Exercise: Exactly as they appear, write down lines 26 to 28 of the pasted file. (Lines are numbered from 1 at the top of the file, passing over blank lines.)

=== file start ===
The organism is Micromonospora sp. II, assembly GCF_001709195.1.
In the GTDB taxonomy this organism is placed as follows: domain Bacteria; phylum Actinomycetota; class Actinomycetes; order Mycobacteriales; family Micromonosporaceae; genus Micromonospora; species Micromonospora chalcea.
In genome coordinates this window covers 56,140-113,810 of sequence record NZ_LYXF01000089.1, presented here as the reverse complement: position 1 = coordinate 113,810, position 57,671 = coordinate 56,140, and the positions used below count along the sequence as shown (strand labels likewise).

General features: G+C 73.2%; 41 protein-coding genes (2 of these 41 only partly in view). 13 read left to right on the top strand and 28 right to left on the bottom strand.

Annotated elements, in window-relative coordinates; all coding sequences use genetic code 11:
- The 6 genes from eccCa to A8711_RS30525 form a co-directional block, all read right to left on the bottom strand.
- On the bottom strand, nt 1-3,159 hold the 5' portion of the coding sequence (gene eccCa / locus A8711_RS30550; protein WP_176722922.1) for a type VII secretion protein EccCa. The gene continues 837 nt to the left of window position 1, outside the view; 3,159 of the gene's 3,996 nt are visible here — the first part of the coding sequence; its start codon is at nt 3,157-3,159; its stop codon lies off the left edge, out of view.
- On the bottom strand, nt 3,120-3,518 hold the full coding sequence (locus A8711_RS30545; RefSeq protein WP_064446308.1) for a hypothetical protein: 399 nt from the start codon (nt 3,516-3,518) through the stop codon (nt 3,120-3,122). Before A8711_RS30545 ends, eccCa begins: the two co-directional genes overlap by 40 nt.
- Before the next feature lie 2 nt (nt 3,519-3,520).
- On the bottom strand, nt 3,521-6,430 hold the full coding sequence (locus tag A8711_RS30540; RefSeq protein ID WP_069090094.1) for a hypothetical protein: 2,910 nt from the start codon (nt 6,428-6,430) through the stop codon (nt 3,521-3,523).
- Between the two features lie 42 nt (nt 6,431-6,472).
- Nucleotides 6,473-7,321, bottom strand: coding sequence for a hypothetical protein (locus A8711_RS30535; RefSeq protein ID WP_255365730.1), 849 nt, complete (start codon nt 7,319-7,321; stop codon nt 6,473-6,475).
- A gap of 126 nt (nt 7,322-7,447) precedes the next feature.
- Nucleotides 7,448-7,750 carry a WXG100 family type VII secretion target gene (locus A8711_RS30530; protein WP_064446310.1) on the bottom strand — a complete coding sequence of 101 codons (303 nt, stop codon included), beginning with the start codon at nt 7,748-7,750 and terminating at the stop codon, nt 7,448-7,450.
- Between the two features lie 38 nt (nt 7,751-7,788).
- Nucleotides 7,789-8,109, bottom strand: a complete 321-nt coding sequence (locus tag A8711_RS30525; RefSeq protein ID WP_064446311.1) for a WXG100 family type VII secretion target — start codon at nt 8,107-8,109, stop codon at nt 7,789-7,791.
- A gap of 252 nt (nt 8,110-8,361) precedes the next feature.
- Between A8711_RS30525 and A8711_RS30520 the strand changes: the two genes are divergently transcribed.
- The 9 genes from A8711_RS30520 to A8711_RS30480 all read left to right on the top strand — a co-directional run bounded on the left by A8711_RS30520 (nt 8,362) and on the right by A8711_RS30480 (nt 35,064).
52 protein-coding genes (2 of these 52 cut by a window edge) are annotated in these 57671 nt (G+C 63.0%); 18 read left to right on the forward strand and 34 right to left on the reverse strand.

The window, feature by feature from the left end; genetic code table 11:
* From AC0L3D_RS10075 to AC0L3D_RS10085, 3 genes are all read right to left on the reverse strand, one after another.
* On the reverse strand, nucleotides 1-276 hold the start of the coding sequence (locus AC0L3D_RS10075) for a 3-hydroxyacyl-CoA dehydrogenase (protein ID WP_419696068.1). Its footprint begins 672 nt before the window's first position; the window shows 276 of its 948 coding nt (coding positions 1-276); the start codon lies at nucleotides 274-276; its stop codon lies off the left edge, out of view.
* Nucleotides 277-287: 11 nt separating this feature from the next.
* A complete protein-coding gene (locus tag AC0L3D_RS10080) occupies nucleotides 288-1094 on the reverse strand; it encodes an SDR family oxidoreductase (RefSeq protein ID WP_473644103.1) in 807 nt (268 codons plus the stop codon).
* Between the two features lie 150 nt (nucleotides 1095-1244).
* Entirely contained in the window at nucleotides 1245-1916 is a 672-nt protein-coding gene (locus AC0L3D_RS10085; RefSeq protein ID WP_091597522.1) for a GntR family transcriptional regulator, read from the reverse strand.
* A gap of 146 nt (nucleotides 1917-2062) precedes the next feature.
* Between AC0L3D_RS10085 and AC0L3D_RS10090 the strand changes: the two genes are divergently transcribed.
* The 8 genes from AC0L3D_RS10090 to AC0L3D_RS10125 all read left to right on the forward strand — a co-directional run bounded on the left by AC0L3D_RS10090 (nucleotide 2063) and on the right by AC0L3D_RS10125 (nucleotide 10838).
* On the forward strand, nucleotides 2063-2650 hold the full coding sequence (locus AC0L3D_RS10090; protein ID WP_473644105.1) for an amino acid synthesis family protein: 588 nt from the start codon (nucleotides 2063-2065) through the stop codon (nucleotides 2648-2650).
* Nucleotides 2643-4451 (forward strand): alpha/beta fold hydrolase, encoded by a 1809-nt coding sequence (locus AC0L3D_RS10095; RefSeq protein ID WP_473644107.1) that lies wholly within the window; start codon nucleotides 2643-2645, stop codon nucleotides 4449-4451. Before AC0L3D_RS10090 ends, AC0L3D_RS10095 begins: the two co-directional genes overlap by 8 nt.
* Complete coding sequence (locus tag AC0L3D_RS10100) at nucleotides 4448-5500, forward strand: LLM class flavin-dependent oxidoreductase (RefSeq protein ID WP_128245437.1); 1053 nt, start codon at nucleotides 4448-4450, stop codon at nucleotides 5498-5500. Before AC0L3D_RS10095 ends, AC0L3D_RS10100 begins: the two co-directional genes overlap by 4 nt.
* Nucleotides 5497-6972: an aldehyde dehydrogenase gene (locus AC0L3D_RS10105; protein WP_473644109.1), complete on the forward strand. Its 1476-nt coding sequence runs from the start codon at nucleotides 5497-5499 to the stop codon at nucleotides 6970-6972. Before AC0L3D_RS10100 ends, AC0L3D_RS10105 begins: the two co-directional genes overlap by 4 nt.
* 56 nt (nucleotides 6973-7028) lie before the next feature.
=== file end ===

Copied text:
* Between the two features lie 150 nt (nucleotides 1095-1244).
* Entirely contained in the window at nucleotides 1245-1916 is a 672-nt protein-coding gene (locus AC0L3D_RS10085; RefSeq protein ID WP_091597522.1) for a GntR family transcriptional regulator, read from the reverse strand.
* A gap of 146 nt (nucleotides 1917-2062) precedes the next feature.